Shorenstein Journalism Award
The Shorenstein Journalism Award, which carries a cash prize of $10,000, honors a journalist not only for a distinguished body of work, but also for the particular way that work has helped American readers to understand the complexities of Asia. The award, established in 2002, was named after Walter H. Shorenstein, the philanthropist, activist, and businessman who endowed two institutions that are focused respectively on Asia and on the press: the Walter H. Shorenstein Asia-Pacific Research Center (Shorenstein APARC) in the Freeman Spogli Institute at Stanford University, and the Joan Shorenstein Center on the Press, Politics, and Public Policy in the Kennedy School of Government at Harvard University.
The award was originally designed to honor distinguished American journalists for their work on Asia, including veteran correspondents for leading American media such as the New York Times, the Washington Post, Newsweek, NBC News, PBS, and the Wall Street Journal. The first group of awardees included: Stanley Karnow, Orville Schell, Don Oberdorfer, Nayan Chanda, Melinda Liu, John Pomfret, Ian Buruma, Seth Mydans, and Barbara Crossette.
Shorenstein APARC believes that it is vital to continue the Shorenstein Journalism Award, not only to honor the legacy of Walter Shorenstein and his twin passions for Asia and the press, but also to promote the necessity of a free and vibrant media for the future of relations between Asia and the United States. Moreover, as we have seen recently in the Middle East, a free press, not only in its traditional forms of print and broadcast but now also via the Internet and new avenues of social media, remains the essential catalyst for the growth of democratic freedom.
In 2011, Shorenstein APARC re-envisioned the award in recognition of the fact that Asia has served as a crucible for the role of the press in democratization in places such as South Korea, Taiwan, India, Pakistan, and Indonesia. It has also figured greatly in the emergence of social media and citizen journalism. New tests of the role of the media are emerging in China, Vietnam, and other authoritarian societies in Asia. Will the Internet be a catalyst for change, or can it also be a carrier of new forms of cyber nationalism and an instrument of authoritarian control? How are Asia’s journalists responding to that challenge?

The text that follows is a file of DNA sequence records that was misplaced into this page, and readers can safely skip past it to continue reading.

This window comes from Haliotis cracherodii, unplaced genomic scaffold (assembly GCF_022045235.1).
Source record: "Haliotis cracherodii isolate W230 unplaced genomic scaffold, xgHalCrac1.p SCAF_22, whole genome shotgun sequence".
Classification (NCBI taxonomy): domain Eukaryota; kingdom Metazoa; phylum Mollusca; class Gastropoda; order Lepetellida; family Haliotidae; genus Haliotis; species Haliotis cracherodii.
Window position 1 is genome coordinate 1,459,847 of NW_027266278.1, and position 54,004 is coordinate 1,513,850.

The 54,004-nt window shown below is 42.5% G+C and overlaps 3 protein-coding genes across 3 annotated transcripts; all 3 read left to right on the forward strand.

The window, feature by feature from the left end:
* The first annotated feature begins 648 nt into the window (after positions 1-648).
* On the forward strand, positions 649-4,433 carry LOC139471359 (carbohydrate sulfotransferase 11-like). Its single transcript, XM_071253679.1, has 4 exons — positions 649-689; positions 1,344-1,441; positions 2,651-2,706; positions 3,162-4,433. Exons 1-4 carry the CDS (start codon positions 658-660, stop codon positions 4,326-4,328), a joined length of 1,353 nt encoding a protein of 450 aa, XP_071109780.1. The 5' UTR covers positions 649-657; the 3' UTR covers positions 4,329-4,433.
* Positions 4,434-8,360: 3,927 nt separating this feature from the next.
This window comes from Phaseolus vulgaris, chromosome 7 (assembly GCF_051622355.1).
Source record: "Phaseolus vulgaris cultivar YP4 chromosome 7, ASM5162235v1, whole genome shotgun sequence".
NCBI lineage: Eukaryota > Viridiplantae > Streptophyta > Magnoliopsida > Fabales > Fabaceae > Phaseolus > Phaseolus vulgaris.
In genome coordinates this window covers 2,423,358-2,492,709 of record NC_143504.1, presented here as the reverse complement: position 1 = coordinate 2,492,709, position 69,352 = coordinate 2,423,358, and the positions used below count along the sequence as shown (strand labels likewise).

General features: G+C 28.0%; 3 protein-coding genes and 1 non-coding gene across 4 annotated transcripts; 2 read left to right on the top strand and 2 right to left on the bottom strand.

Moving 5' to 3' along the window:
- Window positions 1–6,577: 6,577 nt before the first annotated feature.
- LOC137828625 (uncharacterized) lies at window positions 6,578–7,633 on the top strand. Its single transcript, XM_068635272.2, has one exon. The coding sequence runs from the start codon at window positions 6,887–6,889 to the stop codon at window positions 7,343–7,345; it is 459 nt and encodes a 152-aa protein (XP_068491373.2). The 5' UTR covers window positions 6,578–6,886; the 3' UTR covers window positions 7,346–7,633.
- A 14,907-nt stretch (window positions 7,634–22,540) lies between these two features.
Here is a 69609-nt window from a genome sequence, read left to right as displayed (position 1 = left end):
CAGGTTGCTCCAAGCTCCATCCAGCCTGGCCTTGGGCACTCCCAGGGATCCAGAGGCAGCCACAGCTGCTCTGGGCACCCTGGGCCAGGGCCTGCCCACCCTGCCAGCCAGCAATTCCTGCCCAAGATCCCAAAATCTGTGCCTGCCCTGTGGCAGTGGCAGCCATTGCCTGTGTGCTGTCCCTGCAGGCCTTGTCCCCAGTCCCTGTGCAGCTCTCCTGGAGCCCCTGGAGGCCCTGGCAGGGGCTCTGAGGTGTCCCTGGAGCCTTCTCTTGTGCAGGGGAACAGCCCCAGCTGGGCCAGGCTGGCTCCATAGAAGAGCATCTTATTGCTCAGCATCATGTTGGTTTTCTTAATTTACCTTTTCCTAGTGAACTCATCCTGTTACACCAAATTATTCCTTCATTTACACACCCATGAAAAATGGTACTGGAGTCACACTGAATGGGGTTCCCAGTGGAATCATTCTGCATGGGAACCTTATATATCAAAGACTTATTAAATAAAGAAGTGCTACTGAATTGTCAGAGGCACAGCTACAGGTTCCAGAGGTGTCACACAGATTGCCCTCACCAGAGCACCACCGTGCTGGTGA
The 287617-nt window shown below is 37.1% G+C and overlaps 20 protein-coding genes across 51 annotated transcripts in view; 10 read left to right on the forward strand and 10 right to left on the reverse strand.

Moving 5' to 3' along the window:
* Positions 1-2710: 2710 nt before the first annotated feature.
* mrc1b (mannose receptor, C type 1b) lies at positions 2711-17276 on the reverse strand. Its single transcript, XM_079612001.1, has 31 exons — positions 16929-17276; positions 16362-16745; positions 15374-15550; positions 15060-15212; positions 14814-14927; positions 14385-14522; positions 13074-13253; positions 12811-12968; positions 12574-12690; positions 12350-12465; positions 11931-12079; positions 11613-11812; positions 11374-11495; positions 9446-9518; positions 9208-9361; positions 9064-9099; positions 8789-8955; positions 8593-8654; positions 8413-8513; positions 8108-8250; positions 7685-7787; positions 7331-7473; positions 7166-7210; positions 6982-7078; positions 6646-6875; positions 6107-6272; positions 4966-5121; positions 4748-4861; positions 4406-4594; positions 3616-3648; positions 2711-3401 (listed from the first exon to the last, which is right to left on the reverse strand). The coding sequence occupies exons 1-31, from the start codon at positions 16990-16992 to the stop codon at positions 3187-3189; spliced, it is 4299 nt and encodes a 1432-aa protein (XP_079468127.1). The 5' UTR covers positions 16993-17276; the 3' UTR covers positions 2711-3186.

The award now encompasses distinguished Asian journalists who are at the forefront of the battle for press freedom in Asia and who have played a key role in constructing a new role for the media, including the growth of social media and Internet-based journalism. It also seeks to identify those Asian journalists who, from that side of the Pacific Ocean, have aided the growth of mutual understanding between Asia and the United States. Independent, pioneering Chinese media company Caixin was the first Asian recipient of the Shorenstein Journalism Award.
Continuing as an annual tradition, the Shorenstein Journalism Award now alternates between recipients from the West, who have mainly addressed an American audience, and recipients from Asia.
2016 Ian Johnson
Author and frequent contributor to the New York Times, New York Review of Books, the New Yorker and National Geographic
2015 Yoichi Funabashi
Former Editor-in-Chief, Asahi Shimbun
2014 Jacob Schlesinger
Senior Asia Economics Correspondent and Central Banks Editors - Asia, The Wall Street Journal
2013 Aung Zaw
Founder and Editor, The Irrawaddy
2012 Barbara Demick
Beijing Bureau Chief, the Los Angeles Times
2011 Caixin Media
Independent, Beijing-based media company
2010 Barbara Crossette
Former Foreign Correspondent, the New York Times
2009 Seth Mydans
Southeast Asia Correspondent, the New York Times and the International Herald Tribune
2008 Ian Buruma
Writer and the Henry R. Luce Professor of Democracy, Human Rights, and Journalism, Bard College
2007 John Pomfret
Former Beijing Bureau Chief, the Washington Post
2006 Melinda Liu
Beijing Bureau Chief, Newsweek
2005 Nayan Chanda
Former Editor and Correspondent, the Far Eastern Economic Review
2004 Donald Oberdorfer
Former Diplomatic Correspondent, the Washington Post
2003 Orville Schell
Journalist and former Dean, School of Journalism, University of California, Berkeley
2002 Stanley Karnow
Former foreign correspondent and Pulitzer-prize winning historian
Writer and the Paul W. Williams Professor of Democracy, Human Rights, and Journalism, Bard College
Director of Publications, Yale Center for the Study of Globalization
Senior Correspondent and Editor on Gender Issues, the New York Times
Donald K. Emmerson
Director, Southeast Asia Program, Shorenstein APARC
Journalist and the Arthur Ross Director, Asia Society Center on U.S.-China Relations
Daniel C. Sneider
Associate Director for Research, Shorenstein APARC